A Little Space for Me by Jennifer Gray Olson

A Little Space for Me
Review Copy from Roaring Brook Press
While the cover of A Little Space for Me signals a book about mediation, Olson brilliantly never uses the word in her text, allowing readers to interpret the experiences of the narrator individually.

Opening pages show a living room filled with parents, grandparents, siblings and pets. The family is interracial, with the mother and grandparents appearing to be Asian and the father, white. Sitting in the window, looking out at the night sky the narrator says, "Sometimes my life feels very crowded." Noise, mess, heat, smells, brightness, scratchiness and even no reason at all "can just be too much" for her sometimes. She needs some space, so she gets some! Here, Olson plays with the dual meaning of the word space, showing the narrator finding personal space through mediation, while her efforts to create this space are shown on the page with images of the cosmos that expand with the narrator's efforts. When she finally has created her inward space, outer space fills the page. White lines show the narrator using her space to think, breathe, rest, dream and feel. Olson gives her four pages of space before the narrator returns to her family, sharing her new practice with them.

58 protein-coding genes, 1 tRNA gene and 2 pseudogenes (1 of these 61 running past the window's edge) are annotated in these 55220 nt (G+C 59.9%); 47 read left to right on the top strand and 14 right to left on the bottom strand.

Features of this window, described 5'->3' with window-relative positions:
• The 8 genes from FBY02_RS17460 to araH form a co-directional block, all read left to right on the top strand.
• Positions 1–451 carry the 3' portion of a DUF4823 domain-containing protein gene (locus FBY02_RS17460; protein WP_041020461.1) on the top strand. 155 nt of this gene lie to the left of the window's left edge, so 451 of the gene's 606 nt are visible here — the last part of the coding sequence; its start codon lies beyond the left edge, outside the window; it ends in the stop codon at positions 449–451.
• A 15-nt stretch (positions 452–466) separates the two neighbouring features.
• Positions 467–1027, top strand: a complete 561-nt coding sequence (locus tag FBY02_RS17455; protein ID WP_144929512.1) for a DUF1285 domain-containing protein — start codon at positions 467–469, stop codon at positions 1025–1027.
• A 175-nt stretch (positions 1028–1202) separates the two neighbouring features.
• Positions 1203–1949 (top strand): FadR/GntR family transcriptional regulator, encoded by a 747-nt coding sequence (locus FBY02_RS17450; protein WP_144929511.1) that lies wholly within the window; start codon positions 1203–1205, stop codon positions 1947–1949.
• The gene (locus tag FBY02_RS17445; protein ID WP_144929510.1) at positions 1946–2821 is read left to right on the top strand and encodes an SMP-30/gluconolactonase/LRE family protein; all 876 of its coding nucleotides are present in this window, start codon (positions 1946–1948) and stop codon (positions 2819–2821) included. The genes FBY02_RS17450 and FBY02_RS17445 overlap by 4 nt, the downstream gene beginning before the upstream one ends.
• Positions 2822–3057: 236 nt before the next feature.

I've reviewed a handful of books on mindfulness and meditation for kids recently, and I appreciate how, in the absence of of the word meditation and the specific naming of difficult feelings, Olson allows readers the opportunity to interpret the narrator's story individually. Using outer space to signal inner space is an especially brilliant way to help readers understand how practicing mediation, finding a way to turn inward thoughtfully can also be expansive.

A Little Space for Me is a superb picture book and a must have for anyone seeking to introduce kids to the practice and benefits of mediation.


 

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